Church of England installs alarms to stop copper thefts

By Al Webb
Posted Feb 28, 2012

[Religion News Service] The Church of England is spearheading a campaign to install high-tech movement sensors on scores of churches in a bid to stop a rash of lead and copper thieves who have targeted the roofs of religious buildings.

The stolen metals are fetching increasingly higher prices on international markets. The insurance firm Ecclesiastical, which provides coverage for 96 percent of Anglican churches in Britain, reported receiving a record 2,600 claims last year.

The new security campaign, called “Hands Off Our Church Roofs,” is aimed initially at installing the alarms at some 100 churches in England, Scotland and Wales. The alarms trigger loud voices announcing that a burglary is in process and that security guards are on their way.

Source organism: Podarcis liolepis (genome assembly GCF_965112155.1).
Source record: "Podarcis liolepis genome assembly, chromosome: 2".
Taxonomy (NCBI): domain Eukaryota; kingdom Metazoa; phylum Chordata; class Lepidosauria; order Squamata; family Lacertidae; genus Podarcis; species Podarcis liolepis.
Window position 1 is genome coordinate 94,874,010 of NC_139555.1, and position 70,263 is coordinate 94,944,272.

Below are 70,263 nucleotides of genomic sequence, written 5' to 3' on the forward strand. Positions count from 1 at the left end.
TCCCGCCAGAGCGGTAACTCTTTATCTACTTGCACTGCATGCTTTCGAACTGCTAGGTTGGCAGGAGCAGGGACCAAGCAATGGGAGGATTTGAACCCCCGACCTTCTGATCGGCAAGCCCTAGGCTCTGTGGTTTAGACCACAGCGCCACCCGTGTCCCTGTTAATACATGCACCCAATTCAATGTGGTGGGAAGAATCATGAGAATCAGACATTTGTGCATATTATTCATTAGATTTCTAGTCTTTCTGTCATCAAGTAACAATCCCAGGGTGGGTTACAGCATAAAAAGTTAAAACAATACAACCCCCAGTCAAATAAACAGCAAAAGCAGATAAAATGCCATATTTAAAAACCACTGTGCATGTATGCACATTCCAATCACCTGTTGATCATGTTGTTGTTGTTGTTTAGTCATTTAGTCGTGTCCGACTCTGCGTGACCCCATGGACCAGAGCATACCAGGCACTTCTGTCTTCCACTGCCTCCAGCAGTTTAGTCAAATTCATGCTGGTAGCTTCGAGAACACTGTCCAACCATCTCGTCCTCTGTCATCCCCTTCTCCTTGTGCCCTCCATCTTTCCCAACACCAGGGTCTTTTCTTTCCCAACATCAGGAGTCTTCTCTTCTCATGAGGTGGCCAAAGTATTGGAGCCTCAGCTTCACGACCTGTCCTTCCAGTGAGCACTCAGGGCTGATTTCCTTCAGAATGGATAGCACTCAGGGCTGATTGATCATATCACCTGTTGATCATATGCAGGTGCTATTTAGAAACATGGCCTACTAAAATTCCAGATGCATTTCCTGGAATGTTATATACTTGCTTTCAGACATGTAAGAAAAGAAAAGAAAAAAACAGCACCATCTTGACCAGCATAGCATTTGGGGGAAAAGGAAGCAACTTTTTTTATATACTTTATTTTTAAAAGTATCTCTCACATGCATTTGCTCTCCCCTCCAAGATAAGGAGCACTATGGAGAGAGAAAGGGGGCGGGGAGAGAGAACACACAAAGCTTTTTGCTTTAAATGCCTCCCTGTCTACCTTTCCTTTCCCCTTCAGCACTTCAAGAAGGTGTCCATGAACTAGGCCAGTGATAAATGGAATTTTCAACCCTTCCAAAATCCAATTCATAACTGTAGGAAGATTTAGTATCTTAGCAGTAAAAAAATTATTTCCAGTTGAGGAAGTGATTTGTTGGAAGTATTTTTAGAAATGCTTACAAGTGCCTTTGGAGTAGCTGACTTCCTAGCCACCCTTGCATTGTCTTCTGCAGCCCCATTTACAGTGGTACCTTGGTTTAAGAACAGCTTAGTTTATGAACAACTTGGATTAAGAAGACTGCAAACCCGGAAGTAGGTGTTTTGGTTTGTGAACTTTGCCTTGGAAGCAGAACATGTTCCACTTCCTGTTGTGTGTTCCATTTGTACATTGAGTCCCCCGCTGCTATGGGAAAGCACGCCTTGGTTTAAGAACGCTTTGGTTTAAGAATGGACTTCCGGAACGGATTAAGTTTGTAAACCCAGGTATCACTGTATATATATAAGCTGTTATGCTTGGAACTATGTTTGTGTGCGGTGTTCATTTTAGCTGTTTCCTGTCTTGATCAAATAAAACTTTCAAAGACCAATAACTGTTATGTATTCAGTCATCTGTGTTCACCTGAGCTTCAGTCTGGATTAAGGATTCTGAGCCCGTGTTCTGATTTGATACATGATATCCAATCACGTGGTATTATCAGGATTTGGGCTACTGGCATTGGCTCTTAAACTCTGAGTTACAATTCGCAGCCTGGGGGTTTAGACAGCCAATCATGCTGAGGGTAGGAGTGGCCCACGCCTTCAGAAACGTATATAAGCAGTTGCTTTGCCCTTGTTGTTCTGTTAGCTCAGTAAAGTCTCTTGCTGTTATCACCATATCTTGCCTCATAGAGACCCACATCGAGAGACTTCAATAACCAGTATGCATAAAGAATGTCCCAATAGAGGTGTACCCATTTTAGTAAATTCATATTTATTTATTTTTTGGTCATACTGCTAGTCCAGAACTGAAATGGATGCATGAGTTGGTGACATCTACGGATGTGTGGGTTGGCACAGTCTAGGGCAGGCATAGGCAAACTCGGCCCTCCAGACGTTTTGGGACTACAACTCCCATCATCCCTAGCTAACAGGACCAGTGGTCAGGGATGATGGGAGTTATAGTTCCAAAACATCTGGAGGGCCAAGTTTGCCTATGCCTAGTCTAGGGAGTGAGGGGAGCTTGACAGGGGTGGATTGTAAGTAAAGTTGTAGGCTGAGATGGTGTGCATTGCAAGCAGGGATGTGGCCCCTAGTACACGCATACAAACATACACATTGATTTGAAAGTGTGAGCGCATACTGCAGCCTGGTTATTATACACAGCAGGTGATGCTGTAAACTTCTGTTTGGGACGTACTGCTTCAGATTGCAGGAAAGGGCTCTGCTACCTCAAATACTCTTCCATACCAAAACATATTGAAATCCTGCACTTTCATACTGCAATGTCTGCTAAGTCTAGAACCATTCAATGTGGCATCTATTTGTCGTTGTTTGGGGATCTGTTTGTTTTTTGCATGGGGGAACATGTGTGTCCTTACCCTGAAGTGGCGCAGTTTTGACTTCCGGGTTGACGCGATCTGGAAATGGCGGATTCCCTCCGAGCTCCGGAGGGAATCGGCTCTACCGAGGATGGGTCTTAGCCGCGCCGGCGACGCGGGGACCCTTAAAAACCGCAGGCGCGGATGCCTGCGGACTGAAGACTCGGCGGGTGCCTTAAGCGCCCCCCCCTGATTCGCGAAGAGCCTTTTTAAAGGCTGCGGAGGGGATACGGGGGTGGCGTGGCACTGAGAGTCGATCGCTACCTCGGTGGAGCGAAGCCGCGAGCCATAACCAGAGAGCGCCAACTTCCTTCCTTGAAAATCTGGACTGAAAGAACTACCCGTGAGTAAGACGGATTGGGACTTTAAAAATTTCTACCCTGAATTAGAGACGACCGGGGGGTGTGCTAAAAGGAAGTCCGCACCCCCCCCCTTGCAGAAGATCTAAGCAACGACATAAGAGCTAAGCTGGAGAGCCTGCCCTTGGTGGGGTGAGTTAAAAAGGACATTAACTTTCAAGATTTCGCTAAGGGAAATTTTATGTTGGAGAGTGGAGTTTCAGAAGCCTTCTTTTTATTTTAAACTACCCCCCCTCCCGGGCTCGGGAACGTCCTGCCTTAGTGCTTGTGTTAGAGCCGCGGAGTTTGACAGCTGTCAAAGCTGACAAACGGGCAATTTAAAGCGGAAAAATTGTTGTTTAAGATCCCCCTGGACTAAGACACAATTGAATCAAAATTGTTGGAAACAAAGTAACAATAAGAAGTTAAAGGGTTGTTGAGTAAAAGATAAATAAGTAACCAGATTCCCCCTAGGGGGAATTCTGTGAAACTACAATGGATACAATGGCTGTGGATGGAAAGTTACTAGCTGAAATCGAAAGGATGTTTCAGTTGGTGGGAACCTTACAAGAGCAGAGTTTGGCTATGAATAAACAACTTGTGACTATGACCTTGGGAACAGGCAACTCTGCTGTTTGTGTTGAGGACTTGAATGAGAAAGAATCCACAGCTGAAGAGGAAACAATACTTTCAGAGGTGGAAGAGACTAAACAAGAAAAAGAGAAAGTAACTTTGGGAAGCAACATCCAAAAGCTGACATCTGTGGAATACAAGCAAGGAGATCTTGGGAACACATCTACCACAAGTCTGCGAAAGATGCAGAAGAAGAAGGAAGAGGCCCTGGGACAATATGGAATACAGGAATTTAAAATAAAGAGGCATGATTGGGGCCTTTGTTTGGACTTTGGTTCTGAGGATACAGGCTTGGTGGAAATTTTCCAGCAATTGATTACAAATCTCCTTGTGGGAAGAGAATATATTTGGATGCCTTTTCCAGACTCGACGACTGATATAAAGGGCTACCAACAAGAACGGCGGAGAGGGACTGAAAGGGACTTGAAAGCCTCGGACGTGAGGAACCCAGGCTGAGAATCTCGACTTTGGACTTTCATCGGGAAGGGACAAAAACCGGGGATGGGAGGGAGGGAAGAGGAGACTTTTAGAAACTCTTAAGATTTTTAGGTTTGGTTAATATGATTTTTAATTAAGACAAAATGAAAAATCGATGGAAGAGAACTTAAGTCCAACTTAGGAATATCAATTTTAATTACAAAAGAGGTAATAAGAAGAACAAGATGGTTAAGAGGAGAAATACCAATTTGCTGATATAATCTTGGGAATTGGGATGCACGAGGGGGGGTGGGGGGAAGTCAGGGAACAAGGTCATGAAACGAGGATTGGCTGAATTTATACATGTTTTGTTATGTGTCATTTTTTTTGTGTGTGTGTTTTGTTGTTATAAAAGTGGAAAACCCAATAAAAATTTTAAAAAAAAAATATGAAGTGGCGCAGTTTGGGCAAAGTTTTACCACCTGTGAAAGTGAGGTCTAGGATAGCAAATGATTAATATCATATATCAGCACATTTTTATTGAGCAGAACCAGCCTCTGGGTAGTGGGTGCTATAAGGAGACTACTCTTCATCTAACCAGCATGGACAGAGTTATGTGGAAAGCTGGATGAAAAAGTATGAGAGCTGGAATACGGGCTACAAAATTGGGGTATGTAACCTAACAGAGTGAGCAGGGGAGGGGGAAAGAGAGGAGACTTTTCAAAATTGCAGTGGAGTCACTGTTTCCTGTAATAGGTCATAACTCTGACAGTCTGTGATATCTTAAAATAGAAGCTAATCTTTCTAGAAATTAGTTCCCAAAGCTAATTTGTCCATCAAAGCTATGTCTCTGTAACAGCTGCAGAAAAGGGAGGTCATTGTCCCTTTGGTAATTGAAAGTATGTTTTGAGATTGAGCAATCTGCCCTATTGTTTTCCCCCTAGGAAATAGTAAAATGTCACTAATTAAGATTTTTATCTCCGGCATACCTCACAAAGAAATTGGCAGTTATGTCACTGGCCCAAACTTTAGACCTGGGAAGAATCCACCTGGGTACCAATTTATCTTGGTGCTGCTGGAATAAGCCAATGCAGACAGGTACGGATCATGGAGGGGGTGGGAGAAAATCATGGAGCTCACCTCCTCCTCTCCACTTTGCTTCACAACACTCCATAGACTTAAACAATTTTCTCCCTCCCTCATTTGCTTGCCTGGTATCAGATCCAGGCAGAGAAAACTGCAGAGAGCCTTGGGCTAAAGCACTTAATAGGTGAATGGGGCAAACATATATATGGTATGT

The Anglican bishop of London, Richard Chartres, who is heading up the campaign, told journalists that “since the metal vandals have descended in such hordes over recent years, our duty of maintenance has become nearly impossible.”

The number of metal thefts is reported to have reached “catastrophic” levels in some dioceses.

In addition to the Church of England, the alarms initiative has won the support of the Association of Chief Police Officers and the British government’s Home Office.

The plague of metal thefts, which has worsened during the global economic crisis, has also caused chaos on the nation’s rail network and at numerous hospitals, where thousands of feet of copper cabling have been stolen.

— Al Webb is a reporter for Religion News Service.


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